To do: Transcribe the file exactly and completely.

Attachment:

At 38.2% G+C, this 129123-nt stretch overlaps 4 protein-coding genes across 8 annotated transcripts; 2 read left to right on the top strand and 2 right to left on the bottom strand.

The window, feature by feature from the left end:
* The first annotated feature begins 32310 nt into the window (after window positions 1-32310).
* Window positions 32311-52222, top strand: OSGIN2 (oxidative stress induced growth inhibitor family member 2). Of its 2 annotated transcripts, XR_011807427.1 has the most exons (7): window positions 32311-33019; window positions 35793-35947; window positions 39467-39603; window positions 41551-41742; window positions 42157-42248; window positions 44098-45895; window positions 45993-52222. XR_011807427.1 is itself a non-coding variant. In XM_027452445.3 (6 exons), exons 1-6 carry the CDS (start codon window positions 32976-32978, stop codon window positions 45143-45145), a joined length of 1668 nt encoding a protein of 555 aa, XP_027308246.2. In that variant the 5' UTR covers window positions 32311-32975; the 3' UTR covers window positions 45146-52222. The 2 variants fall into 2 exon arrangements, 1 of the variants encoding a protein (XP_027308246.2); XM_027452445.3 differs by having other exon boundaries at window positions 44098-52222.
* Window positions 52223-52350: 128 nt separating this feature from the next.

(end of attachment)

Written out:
At 38.2% G+C, this 129123-nt stretch overlaps 4 protein-coding genes across 8 annotated transcripts; 2 read left to right on the top strand and 2 right to left on the bottom strand.

The window, feature by feature from the left end:
* The first annotated feature begins 32310 nt into the window (after window positions 1-32310).
* Window positions 32311-52222, top strand: OSGIN2 (oxidative stress induced growth inhibitor family member 2). Of its 2 annotated transcripts, XR_011807427.1 has the most exons (7): window positions 32311-33019; window positions 35793-35947; window positions 39467-39603; window positions 41551-41742; window positions 42157-42248; window positions 44098-45895; window positions 45993-52222. XR_011807427.1 is itself a non-coding variant. In XM_027452445.3 (6 exons), exons 1-6 carry the CDS (start codon window positions 32976-32978, stop codon window positions 45143-45145), a joined length of 1668 nt encoding a protein of 555 aa, XP_027308246.2. In that variant the 5' UTR covers window positions 32311-32975; the 3' UTR covers window positions 45146-52222. The 2 variants fall into 2 exon arrangements, 1 of the variants encoding a protein (XP_027308246.2); XM_027452445.3 differs by having other exon boundaries at window positions 44098-52222.
* Window positions 52223-52350: 128 nt separating this feature from the next.